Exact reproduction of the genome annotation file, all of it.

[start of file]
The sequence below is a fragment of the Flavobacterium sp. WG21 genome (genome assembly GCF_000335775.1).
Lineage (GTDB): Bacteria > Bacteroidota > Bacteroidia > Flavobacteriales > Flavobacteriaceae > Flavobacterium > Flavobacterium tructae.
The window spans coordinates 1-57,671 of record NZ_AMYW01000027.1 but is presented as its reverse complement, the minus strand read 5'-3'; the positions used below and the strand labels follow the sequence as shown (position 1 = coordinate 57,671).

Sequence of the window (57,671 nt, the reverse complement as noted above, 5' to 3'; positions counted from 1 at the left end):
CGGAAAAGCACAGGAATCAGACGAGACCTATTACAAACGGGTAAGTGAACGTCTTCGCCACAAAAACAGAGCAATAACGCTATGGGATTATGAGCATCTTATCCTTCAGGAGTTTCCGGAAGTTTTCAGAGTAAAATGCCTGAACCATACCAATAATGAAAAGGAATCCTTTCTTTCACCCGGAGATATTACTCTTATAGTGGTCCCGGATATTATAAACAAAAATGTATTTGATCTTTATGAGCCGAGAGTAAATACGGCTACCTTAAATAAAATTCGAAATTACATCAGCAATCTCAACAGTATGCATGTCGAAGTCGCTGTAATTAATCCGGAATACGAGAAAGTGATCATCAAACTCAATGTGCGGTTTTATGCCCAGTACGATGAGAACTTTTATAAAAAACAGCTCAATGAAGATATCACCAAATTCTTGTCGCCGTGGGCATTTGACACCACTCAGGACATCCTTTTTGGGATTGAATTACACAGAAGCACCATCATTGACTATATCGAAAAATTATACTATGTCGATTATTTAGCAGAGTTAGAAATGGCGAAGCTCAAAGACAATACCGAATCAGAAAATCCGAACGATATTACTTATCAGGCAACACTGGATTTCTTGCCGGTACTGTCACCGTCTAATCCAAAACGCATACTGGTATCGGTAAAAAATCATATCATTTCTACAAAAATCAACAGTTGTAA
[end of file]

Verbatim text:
The sequence below is a fragment of the Flavobacterium sp. WG21 genome (genome assembly GCF_000335775.1).
Lineage (GTDB): Bacteria > Bacteroidota > Bacteroidia > Flavobacteriales > Flavobacteriaceae > Flavobacterium > Flavobacterium tructae.
The window spans coordinates 1-57,671 of record NZ_AMYW01000027.1 but is presented as its reverse complement, the minus strand read 5'-3'; the positions used below and the strand labels follow the sequence as shown (position 1 = coordinate 57,671).

Sequence of the window (57,671 nt, the reverse complement as noted above, 5' to 3'; positions counted from 1 at the left end):
CGGAAAAGCACAGGAATCAGACGAGACCTATTACAAACGGGTAAGTGAACGTCTTCGCCACAAAAACAGAGCAATAACGCTATGGGATTATGAGCATCTTATCCTTCAGGAGTTTCCGGAAGTTTTCAGAGTAAAATGCCTGAACCATACCAATAATGAAAAGGAATCCTTTCTTTCACCCGGAGATATTACTCTTATAGTGGTCCCGGATATTATAAACAAAAATGTATTTGATCTTTATGAGCCGAGAGTAAATACGGCTACCTTAAATAAAATTCGAAATTACATCAGCAATCTCAACAGTATGCATGTCGAAGTCGCTGTAATTAATCCGGAATACGAGAAAGTGATCATCAAACTCAATGTGCGGTTTTATGCCCAGTACGATGAGAACTTTTATAAAAAACAGCTCAATGAAGATATCACCAAATTCTTGTCGCCGTGGGCATTTGACACCACTCAGGACATCCTTTTTGGGATTGAATTACACAGAAGCACCATCATTGACTATATCGAAAAATTATACTATGTCGATTATTTAGCAGAGTTAGAAATGGCGAAGCTCAAAGACAATACCGAATCAGAAAATCCGAACGATATTACTTATCAGGCAACACTGGATTTCTTGCCGGTACTGTCACCGTCTAATCCAAAACGCATACTGGTATCGGTAAAAAATCATATCATTTCTACAAAAATCAACAGTTGTAA